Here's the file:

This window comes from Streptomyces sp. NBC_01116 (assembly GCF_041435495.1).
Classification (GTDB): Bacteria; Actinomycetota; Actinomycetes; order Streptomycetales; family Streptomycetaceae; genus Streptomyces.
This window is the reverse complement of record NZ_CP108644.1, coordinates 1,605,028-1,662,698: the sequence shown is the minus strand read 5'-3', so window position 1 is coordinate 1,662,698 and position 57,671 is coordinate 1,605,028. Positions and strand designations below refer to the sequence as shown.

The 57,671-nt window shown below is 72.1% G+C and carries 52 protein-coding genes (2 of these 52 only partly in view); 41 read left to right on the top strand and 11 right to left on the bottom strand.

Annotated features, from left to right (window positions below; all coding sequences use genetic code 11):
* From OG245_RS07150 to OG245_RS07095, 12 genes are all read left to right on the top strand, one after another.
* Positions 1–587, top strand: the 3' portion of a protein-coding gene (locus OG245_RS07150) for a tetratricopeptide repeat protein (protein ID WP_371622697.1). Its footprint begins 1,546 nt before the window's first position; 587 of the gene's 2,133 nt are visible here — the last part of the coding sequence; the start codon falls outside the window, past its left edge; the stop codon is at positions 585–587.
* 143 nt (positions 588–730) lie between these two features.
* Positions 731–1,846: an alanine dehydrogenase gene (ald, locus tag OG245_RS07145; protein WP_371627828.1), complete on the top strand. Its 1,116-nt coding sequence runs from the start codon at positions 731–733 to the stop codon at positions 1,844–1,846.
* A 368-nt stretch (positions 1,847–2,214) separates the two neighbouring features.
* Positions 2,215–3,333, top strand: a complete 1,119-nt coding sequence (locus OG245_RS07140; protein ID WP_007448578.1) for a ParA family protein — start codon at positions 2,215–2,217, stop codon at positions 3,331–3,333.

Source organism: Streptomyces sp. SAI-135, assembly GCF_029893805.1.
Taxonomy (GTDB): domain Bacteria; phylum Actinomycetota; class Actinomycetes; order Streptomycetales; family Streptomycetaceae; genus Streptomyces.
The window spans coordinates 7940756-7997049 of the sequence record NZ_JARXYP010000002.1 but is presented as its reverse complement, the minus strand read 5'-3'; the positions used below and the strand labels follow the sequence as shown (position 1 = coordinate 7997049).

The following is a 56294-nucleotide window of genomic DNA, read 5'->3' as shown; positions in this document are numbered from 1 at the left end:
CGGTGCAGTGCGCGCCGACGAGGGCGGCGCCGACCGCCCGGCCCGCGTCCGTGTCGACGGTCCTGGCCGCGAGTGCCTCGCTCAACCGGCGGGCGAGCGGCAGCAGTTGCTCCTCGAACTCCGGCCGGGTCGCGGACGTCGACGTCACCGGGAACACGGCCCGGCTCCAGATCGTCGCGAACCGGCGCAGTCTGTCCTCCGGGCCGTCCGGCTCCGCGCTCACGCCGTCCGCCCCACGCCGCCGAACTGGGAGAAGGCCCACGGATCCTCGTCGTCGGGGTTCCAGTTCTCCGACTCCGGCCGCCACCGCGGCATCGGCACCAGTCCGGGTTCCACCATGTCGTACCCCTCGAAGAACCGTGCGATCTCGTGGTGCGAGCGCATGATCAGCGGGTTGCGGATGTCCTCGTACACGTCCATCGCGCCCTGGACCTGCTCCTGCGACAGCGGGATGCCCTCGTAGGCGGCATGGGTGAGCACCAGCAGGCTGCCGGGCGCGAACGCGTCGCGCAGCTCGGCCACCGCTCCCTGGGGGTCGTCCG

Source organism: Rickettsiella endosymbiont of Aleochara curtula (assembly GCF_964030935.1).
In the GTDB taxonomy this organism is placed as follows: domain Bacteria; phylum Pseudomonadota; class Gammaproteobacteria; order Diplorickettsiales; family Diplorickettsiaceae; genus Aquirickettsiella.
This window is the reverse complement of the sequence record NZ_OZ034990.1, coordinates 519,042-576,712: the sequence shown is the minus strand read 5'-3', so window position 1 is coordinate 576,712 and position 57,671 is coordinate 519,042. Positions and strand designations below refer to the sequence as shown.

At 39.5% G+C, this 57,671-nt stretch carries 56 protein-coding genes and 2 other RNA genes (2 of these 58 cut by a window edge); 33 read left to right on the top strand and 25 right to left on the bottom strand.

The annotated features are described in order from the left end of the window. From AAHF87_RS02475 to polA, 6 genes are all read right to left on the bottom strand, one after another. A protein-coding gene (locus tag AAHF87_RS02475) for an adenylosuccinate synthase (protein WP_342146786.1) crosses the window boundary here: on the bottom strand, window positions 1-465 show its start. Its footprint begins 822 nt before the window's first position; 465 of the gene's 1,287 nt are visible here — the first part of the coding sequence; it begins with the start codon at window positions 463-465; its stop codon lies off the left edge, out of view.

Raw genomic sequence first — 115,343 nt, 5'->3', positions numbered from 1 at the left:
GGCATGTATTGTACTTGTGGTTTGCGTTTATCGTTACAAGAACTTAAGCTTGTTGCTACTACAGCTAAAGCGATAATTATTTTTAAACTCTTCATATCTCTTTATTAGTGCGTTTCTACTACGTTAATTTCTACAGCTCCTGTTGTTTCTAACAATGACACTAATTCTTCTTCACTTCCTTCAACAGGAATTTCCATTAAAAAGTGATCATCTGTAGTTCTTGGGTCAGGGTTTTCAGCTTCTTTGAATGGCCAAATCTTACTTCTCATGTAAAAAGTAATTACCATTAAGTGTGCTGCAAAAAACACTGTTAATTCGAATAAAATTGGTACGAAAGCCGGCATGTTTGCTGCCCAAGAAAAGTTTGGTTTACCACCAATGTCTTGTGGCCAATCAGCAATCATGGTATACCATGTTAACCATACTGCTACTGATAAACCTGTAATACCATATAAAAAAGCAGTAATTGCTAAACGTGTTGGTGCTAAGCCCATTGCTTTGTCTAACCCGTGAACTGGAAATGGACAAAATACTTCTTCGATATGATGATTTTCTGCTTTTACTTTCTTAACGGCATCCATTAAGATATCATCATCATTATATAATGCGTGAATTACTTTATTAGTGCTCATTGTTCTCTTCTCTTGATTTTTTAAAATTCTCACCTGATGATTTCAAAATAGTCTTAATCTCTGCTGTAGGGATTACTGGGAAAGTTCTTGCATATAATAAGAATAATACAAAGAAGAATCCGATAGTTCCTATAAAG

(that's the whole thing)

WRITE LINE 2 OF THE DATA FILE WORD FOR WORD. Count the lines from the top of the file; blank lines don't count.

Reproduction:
Classification (GTDB): Bacteria; Actinomycetota; Actinomycetes; order Streptomycetales; family Streptomycetaceae; genus Streptomyces.